Out-Law News | 18 Feb 2010 | 11:54 am | 1 min. read
In only the second prosecution of its kind, Semperian PPP Investment Partners Limited Partnership pleaded guilty to an offence under change of control rules in the Financial Services and Markets Act 2000 after it took over an authorised firm before receiving the approval of the Financial Services Authority (FSA).
Semperian notified the regulator about the proposed acquisition in mid-December 2008 but failed to wait for the FSA to approve the change of control before completing the deal three weeks later. The Deputy District Judge said Semperian had taken a calculated risk that the FSA would not prosecute.
Given the date of Semperian's offence, the maximum penalty the court could impose was £5,000. In deciding on a £1,000 fine, the judge took into account the prompt guilty plea and the fact that the offence had no adverse impact on consumers.
But the court now has power to impose an unlimited fine for change in control offences committed after 21st March 2009. An individual who takes a controlling interest in a firm despite receiving an objection from the FSA risks going to prison for up to two years.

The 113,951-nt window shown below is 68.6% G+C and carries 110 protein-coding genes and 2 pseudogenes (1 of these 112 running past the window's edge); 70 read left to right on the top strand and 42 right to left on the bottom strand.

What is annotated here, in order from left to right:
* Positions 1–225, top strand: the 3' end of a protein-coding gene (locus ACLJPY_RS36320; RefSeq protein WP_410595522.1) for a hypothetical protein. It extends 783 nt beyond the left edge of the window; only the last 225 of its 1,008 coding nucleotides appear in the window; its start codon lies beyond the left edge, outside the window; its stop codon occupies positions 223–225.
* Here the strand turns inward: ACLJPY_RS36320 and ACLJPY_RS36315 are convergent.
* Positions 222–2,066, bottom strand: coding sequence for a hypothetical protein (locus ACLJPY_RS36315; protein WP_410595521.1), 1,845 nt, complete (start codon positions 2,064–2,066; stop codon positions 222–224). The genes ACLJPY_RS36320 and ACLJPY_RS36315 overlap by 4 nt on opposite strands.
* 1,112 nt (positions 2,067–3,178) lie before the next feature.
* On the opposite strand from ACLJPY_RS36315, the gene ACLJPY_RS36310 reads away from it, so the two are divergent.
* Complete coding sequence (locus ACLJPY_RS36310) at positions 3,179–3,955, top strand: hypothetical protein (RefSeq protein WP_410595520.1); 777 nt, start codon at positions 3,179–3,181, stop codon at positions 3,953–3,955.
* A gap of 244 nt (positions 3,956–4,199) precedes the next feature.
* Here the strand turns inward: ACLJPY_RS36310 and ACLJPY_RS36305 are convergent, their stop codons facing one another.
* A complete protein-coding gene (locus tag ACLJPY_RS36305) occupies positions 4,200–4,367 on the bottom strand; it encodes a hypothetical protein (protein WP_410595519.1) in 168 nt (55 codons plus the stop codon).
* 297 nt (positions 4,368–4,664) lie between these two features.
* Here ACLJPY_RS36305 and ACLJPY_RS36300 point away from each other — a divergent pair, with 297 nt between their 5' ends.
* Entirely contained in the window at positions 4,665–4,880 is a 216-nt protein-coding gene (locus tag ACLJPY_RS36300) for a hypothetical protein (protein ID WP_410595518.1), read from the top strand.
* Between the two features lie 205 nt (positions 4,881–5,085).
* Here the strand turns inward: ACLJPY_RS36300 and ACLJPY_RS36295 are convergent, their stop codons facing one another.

Margaret Cole, director of the FSA's enforcement and financial crime division, said other firms could expect tougher penalties.
"This is an example of a controller putting its commercial interests before its regulatory responsibilities and the FSA is taking a much tougher line with those that seek to avoid or ride roughshod over the change in control regime," said Cole.
"This is a serious offence and the change in law means that future violations could result in an unlimited fine. Today’s result is a clear warning to other potential controllers that the FSA will prosecute change in control offences in appropriate cases," she said.